Thursday, March 28, 2013

There's Always A 'Good' Reason For A Bad Policy

We make you wait.™
My days (and to a lesser extent my nights) revolve around METROLift now. I'm always scheduling tomorrow's trips (always tomorrow's; that's the only choice because that's as far ahead as they let you schedule), waiting for a lift (they claim they aim for 90% on-time service; in my experience it's more like 90% late) or checking the increasing lateness of the trip I'm waiting for using their telephone service (lots of fun, as I dial endless digits on the microscopic buttons on my old cell phone to operate their MACS system to find out how much later they will be than they advertised when I first scheduled a trip). METROLift absorbs my life.

Bag it and go?
NO! Hell no!
Today I shall make my first attempt to go to my Post Office box. It isn't far, but it wasn't on the MACS web site's dropdown list, so I had to phone a human at Metro, always a chancy business. I managed to add the PO's location to the list just fine, then asked if there was a provision (as I had been told by one of the drivers) for an errand that was just a five-minute dash: go to the PO, dash in, dump mail from the box into my sack, dash out and get back on the lift. NO, said the very young man on the phone... the minimum time between trips is 45 minutes, and would you like to schedule your return trip?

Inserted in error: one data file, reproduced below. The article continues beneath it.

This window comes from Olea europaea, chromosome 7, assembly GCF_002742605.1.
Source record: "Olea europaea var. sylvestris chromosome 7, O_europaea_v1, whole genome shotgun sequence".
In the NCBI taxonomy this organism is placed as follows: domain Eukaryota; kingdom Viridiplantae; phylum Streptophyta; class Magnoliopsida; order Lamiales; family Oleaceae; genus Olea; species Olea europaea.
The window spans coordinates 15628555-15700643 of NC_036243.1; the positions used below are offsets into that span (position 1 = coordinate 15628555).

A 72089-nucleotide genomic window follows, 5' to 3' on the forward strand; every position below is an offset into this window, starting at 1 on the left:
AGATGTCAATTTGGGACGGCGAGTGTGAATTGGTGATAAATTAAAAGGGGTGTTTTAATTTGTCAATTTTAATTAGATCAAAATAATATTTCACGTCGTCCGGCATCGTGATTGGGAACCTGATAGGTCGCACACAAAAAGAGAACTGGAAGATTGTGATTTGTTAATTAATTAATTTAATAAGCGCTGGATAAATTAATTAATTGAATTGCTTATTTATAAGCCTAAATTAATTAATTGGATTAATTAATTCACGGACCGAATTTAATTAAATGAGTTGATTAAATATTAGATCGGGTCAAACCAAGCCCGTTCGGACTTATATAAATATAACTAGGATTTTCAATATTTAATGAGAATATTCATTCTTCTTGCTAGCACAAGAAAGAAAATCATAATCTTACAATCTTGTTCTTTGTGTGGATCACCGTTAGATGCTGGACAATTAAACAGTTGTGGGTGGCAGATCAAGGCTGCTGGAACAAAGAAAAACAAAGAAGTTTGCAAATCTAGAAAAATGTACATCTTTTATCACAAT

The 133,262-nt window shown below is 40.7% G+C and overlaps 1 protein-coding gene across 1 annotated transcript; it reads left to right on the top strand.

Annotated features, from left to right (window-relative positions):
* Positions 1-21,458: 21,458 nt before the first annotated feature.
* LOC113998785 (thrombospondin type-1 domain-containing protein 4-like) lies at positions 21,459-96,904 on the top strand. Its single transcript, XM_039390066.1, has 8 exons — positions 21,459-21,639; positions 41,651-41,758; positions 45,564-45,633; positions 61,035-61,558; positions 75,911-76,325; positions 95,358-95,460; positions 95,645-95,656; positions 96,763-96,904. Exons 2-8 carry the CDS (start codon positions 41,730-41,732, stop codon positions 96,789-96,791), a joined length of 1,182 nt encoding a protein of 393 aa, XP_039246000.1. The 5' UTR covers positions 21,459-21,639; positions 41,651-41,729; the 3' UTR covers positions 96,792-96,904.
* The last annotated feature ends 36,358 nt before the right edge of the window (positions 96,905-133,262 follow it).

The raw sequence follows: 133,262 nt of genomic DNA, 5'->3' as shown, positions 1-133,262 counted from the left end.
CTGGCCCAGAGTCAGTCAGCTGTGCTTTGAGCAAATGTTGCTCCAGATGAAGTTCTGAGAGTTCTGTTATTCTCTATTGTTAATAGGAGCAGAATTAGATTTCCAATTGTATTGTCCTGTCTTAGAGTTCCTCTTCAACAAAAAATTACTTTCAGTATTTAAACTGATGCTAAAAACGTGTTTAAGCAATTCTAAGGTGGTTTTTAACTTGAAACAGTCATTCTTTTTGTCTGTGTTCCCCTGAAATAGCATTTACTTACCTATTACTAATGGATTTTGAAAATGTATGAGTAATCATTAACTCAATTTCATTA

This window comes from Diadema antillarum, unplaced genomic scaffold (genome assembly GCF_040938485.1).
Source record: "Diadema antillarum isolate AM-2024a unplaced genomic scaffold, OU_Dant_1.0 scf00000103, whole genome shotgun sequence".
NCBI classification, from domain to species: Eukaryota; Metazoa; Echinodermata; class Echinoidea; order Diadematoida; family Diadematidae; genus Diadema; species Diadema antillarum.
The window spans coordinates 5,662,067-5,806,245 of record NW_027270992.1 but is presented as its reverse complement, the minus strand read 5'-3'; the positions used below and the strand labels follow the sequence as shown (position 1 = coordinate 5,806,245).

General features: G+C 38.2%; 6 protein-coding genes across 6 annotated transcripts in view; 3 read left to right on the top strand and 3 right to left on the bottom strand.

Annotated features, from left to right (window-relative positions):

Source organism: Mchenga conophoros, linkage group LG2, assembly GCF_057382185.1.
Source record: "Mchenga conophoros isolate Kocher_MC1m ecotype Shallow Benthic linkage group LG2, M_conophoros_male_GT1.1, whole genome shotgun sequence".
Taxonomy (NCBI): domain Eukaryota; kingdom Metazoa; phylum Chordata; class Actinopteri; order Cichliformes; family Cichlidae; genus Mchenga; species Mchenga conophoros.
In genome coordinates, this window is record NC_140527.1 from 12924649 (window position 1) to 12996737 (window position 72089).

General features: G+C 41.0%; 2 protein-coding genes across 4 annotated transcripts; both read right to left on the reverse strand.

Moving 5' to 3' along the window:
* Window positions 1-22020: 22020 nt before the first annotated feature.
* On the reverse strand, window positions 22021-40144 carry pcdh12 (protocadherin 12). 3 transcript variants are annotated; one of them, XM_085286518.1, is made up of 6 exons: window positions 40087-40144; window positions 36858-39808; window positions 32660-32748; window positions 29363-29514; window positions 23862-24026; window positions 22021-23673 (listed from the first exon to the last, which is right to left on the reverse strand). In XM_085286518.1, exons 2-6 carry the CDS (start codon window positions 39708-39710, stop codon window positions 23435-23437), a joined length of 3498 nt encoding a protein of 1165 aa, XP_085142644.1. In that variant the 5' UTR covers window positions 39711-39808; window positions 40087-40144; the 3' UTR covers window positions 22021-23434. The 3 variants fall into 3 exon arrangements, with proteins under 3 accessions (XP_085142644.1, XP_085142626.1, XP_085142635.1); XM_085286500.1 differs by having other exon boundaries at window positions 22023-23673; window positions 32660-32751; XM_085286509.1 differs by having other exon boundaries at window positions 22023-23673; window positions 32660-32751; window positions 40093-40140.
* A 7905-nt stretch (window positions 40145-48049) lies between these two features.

This will not be easy. This Post Office (like most of them, come to think of it) has no seats in the lobby. So I shall stand with my walker for a minimum of 45 minutes... probably a half hour beyond that, considering METROLift's record of lateness. I don't mean to complain, but that is flat-out unreasonable to expect of a disabled person. I said as much to the very young man on the phone; he launched into a rambling explanation of why it had to be that way... all bullshit, of course. So I shall spend much of the rest of the day nursing my sore foot and stump, all to satisfy a bureaucratic mandate. Welcome to 21st-century America; enjoy your (far too long) stay!

UPDATE: ah, what an optimist I am. The ride home, scheduled for 45 minutes after my (theoretical) arrival time, was actually 1:30 afterward. Yes, an hour and a half. I did not have to stand up that entire time: the cookie shop next door to the PO allowed me to sit at one of their outdoor tables unmolested, and didn't even pressure me to buy a cookie. There are still some decent people in the world.


  1. Ah yes, life in Dog-eat-Dog-land. If you're not young, healthy, and productively employed you should just be grateful for what dregs get tossed down to you by your betters. At least, that seems to be the mentality at work here. I can't tell you how many times I came across people in so-called "helping" professions who viewed their clients as just a bunch of useless trash who should just be grateful for the pitifully few resources that the charity or state allotted them, nevermind if said allotments cause horrific inconveniences and outright suffering. We all get there eventually where we're in your shoe(s?), and I'm not looking forward to it :(.

    1. BadTux, the thing that astonishes me is how few young, healthy and productively employed people realize just what a hair's breadth separates them from a life like mine. I was successful in a well-paid profession until five years ago. The economy and my age combined to render me unemployable even as a contractor, and the road downhill has been a steep one, traversed quickly. And when I finally met the dysfunction that finished me off, I was very fortunate to be on my lady love's insurance policy, fortunate also that she changed from government employment to a private company that will insure domestic partners. This could all have been much worse.